Typically, its two brackets. One fits under/around the steering head nut. The other, to the frame. Often times its the two bolts that hold down the front of the gas tank.

I'd have to go look at the fz 09, specifically, but most bikes are very similar.

If you have the tools laid out, maybe 15 minutes???

Honest. They one of those products you do without for your entire career, then realize what a mistake you've made in the first 20 feet of use. Your giddy like a little girl and start telling your friends. They then remind you about how they told you about it in 1998 and you swore you'd never be caught dead with one.

The ones liek the Scotts, or GPR, especially. Not so much the older style that add friction all the time. The Scotts and GPR (probably others, too) are so tunable you can pretty much make them respond how and when you want.

A salesman could sell a million of them if only there was a way to demo them.
 

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I want one so bad right now! I get the wiggle under hard acceleration...it goes away but it isn't the most comfortable feeling. I'm so used to it now that it kinda worries me...it's just part of the bike. $550 is a lot bit I think I will take the dive sometime soon.

GPR for FZ09
 

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Installation is usually nothing.

Typically, its two brackets. One fits under/around the steering head nut. The other, to the frame. Often times its the two bolts that hold down the front of the gas tank.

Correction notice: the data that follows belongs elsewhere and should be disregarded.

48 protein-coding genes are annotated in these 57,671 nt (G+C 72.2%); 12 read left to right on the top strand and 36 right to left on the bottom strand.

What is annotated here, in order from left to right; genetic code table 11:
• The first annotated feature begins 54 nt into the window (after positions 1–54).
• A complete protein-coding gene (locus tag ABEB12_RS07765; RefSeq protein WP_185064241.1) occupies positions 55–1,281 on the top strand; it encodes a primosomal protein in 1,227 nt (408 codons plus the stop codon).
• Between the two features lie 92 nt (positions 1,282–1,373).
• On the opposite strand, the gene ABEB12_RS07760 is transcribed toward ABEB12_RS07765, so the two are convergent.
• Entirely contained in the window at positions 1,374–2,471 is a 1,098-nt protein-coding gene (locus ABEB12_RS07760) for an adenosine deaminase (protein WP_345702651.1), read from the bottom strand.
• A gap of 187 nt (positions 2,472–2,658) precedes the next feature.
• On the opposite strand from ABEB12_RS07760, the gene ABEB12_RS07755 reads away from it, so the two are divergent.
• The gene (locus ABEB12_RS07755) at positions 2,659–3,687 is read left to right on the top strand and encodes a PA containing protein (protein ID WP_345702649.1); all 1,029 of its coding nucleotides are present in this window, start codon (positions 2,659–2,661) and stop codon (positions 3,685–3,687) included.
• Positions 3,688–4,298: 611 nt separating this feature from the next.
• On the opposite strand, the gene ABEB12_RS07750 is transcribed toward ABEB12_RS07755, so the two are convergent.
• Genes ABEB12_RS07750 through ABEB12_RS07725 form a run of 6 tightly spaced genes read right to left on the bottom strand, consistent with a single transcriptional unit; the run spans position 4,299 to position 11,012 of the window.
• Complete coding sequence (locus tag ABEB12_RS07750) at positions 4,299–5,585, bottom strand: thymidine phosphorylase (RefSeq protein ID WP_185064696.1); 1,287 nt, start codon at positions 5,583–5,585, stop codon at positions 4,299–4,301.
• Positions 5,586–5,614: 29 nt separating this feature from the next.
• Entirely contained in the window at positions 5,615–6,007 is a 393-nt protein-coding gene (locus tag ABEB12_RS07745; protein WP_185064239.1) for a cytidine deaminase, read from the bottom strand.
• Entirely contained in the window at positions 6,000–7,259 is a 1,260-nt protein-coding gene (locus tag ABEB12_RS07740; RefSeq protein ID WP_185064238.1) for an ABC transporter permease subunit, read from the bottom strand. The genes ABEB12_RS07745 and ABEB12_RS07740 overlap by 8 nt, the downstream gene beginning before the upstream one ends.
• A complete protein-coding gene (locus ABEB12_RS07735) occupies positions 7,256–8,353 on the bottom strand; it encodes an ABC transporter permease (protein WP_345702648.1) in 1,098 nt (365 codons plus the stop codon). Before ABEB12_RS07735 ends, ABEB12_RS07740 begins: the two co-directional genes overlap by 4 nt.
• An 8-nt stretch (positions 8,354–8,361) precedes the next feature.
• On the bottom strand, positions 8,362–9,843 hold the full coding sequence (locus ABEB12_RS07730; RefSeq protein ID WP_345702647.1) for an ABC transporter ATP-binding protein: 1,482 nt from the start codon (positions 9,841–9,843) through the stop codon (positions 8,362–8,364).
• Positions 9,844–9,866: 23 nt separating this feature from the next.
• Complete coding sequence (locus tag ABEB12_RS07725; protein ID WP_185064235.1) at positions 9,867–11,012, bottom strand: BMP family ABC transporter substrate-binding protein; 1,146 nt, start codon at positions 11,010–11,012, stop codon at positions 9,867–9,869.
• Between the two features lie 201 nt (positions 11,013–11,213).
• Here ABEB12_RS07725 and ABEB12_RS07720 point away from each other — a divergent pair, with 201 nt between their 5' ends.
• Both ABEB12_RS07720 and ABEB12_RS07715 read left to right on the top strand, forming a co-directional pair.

I'd have to go look at the fz 09, specifically, but most bikes are very similar.

If you have the tools laid out, maybe 15 minutes???

Honest. They one of those products you do without for your entire career, then realize what a mistake you've made in the first 20 feet of use. Your giddy like a little girl and start telling your friends. They then remind you about how they told you about it in 1998 and you swore you'd never be caught dead with one.

The ones liek the Scotts, or GPR, especially. Not so much the older style that add friction all the time. The Scotts and GPR (probably others, too) are so tunable you can pretty much make them respond how and when you want.

A salesman could sell a million of them if only there was a way to demo them.
It bolts into the single airbox bolt. You have to make sure it is centered to the frame when you tighten it down.